Better intel pays off for North . . . . 28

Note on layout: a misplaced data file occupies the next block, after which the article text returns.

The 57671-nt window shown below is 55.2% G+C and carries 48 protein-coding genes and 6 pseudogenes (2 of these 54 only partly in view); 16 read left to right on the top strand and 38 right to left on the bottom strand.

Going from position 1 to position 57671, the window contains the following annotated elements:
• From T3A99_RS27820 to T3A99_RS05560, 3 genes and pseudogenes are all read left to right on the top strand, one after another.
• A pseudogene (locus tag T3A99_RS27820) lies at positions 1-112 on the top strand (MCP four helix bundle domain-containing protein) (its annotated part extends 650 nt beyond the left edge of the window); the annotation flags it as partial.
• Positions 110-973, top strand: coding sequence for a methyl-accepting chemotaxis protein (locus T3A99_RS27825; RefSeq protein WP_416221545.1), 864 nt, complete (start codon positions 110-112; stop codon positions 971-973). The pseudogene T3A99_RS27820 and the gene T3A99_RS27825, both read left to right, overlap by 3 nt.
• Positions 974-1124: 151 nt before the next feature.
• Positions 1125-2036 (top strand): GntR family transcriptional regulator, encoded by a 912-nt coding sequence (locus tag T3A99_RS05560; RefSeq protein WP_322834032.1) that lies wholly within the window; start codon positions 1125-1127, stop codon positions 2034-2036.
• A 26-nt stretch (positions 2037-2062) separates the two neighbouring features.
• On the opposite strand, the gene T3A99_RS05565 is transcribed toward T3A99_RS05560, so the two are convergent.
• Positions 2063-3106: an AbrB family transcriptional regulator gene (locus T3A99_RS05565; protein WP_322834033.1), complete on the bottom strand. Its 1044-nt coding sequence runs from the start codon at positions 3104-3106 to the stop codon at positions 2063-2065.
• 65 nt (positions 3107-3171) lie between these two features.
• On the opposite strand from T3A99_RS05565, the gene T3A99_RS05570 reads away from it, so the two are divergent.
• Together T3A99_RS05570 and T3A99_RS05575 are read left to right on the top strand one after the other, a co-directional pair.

Historians maintain that Gen. Robert E. Lee and the Army of Northern Virginia lost the Battle of Gettysburg in large part because of the lack of an effective intelligence-gathering capability. This was due to the separation of the cavalry under Maj. Gen. J.E.B. Stuart during the campaign. What has received less attention is the extensive intelligence apparatus that the Union army had available to help it defeat the Rebel army. After the Army of the Potomac’s defeat at Chancellorsville in May 1863, Union Maj. Gen. Joseph Hooker knew that he had little time to prepare for another engagement with Lee’s army. For this purpose, he needed to determine the strength, disposition and intentions of the enemy.